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Profile: Behzad Roohi


I used to think that the Peace Corps was the last thing I should apply for. I felt that there was no place for me — a recent immigrant with an accent. But now I’ve come to appreciate what I can give as a Peace Corps Volunteer. I have always been very interested in international development. I have also wanted to learn about other people’s cultures and lifestyles. After doing some investigation, I realized that the Peace Corps would expose me to all that. That’s why I was inspired to join.

After attending Holyoke Community College in Massachusetts, I earned my bachelor’s degree in international affairs at The George Washington University. After graduation, I stayed on at the campus’s International Services Office, where I worked with foreign students.

Now I am in the Peace Corps serving as a water and sanitation health Volunteer and a community development worker in a rural village in Ghana. In schools and throughout my village, I teach health education and give talks about hygiene, as well as HIV/AIDS. It’s a sensitive issue here, and some people haven’t really grasped the threat of the disease yet. But just recently, a church approached me and asked me to come and talk about HIV/AIDS. Maybe that means trends are changing and people are becoming more aware.

I lived in Iran until I was eleven and in India for five years. Then my family immigrated to the United States. I have been able to apply my life experience as an immigrant to my work. My own family members had to go through challenges similar to people in rural areas here. My aunts and uncles tell me about my own family’s struggle to overcome the lack of opportunity and financial resources to improve their lives. I use those stories — the issues we faced and overcame — about my family and me as an example. The Peace Corps has given me a clearer view of what I want to do with my career. If I had just gone for my master’s degree, I would have read a few books about development, and they would have given me the diploma. But now I have seen development at the village level and on a national level. I have a better idea of the issues and have more enthusiasm to complete my degree and get into my field.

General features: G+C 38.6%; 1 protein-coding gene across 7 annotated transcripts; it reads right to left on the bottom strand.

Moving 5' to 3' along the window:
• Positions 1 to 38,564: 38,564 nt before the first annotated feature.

The benefits of Peace Corps service will stay with you for a lifetime. You might think, “Two years is too long,” or “Maybe I won’t make a difference.” But when you join the Peace Corps, you learn so many things. It is like going to a university. It’s a constant education. People here appreciate you. They understand that you have left your home and family and traveled thousands of miles to be with them. The amount that people share with you is amazing. They bring their best food for you. If you are sick, they are really concerned. The hospitality changes you because you realize, “Wow, these people who are supposed to have nothing are giving so much to me.” When I go back, it will always be with me.

Behzad Roohi (Ghana)

Behzad, an Iranian American, was interviewed for "Diversity in the Peace Corps" in 1999.

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